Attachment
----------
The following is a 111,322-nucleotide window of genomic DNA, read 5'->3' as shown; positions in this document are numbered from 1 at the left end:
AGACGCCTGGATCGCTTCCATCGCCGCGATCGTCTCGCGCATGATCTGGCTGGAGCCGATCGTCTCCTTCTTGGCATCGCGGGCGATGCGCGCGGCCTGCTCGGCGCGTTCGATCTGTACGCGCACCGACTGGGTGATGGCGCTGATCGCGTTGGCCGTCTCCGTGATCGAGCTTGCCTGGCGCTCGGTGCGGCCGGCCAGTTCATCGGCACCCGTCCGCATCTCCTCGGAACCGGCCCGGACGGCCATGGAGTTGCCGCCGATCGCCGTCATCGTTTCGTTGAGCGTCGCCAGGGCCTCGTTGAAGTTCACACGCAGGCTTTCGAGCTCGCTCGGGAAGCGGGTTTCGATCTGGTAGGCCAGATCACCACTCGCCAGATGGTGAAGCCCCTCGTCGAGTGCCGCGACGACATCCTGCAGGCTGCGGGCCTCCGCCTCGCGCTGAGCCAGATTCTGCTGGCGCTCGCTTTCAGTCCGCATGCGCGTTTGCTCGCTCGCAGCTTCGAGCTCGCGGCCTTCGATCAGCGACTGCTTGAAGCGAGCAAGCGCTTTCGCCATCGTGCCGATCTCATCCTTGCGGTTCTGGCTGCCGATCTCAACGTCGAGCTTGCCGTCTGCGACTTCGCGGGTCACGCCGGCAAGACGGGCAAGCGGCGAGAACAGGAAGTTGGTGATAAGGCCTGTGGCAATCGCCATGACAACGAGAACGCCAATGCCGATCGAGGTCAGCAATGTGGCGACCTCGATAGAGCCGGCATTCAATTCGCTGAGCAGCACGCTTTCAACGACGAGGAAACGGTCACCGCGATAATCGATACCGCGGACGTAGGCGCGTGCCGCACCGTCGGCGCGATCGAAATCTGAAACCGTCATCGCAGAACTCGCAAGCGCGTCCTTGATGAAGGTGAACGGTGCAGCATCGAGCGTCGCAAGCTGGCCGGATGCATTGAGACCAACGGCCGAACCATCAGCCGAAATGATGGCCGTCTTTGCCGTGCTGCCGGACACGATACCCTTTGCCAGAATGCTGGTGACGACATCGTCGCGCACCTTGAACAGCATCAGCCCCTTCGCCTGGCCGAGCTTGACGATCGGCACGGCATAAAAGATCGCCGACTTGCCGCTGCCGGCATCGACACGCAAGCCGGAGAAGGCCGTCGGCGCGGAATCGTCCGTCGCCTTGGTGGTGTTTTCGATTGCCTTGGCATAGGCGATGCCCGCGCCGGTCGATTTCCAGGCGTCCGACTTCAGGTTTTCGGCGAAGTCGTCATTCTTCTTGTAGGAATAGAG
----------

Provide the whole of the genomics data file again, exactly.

The following is a 111,322-nucleotide window of genomic DNA, read 5'->3' as shown; positions in this document are numbered from 1 at the left end:
AGACGCCTGGATCGCTTCCATCGCCGCGATCGTCTCGCGCATGATCTGGCTGGAGCCGATCGTCTCCTTCTTGGCATCGCGGGCGATGCGCGCGGCCTGCTCGGCGCGTTCGATCTGTACGCGCACCGACTGGGTGATGGCGCTGATCGCGTTGGCCGTCTCCGTGATCGAGCTTGCCTGGCGCTCGGTGCGGCCGGCCAGTTCATCGGCACCCGTCCGCATCTCCTCGGAACCGGCCCGGACGGCCATGGAGTTGCCGCCGATCGCCGTCATCGTTTCGTTGAGCGTCGCCAGGGCCTCGTTGAAGTTCACACGCAGGCTTTCGAGCTCGCTCGGGAAGCGGGTTTCGATCTGGTAGGCCAGATCACCACTCGCCAGATGGTGAAGCCCCTCGTCGAGTGCCGCGACGACATCCTGCAGGCTGCGGGCCTCCGCCTCGCGCTGAGCCAGATTCTGCTGGCGCTCGCTTTCAGTCCGCATGCGCGTTTGCTCGCTCGCAGCTTCGAGCTCGCGGCCTTCGATCAGCGACTGCTTGAAGCGAGCAAGCGCTTTCGCCATCGTGCCGATCTCATCCTTGCGGTTCTGGCTGCCGATCTCAACGTCGAGCTTGCCGTCTGCGACTTCGCGGGTCACGCCGGCAAGACGGGCAAGCGGCGAGAACAGGAAGTTGGTGATAAGGCCTGTGGCAATCGCCATGACAACGAGAACGCCAATGCCGATCGAGGTCAGCAATGTGGCGACCTCGATAGAGCCGGCATTCAATTCGCTGAGCAGCACGCTTTCAACGACGAGGAAACGGTCACCGCGATAATCGATACCGCGGACGTAGGCGCGTGCCGCACCGTCGGCGCGATCGAAATCTGAAACCGTCATCGCAGAACTCGCAAGCGCGTCCTTGATGAAGGTGAACGGTGCAGCATCGAGCGTCGCAAGCTGGCCGGATGCATTGAGACCAACGGCCGAACCATCAGCCGAAATGATGGCCGTCTTTGCCGTGCTGCCGGACACGATACCCTTTGCCAGAATGCTGGTGACGACATCGTCGCGCACCTTGAACAGCATCAGCCCCTTCGCCTGGCCGAGCTTGACGATCGGCACGGCATAAAAGATCGCCGACTTGCCGCTGCCGGCATCGACACGCAAGCCGGAGAAGGCCGTCGGCGCGGAATCGTCCGTCGCCTTGGTGGTGTTTTCGATTGCCTTGGCATAGGCGATGCCCGCGCCGGTCGATTTCCAGGCGTCCGACTTCAGGTTTTCGGCGAAGTCGTCATTCTTCTTGTAGGAATAGAG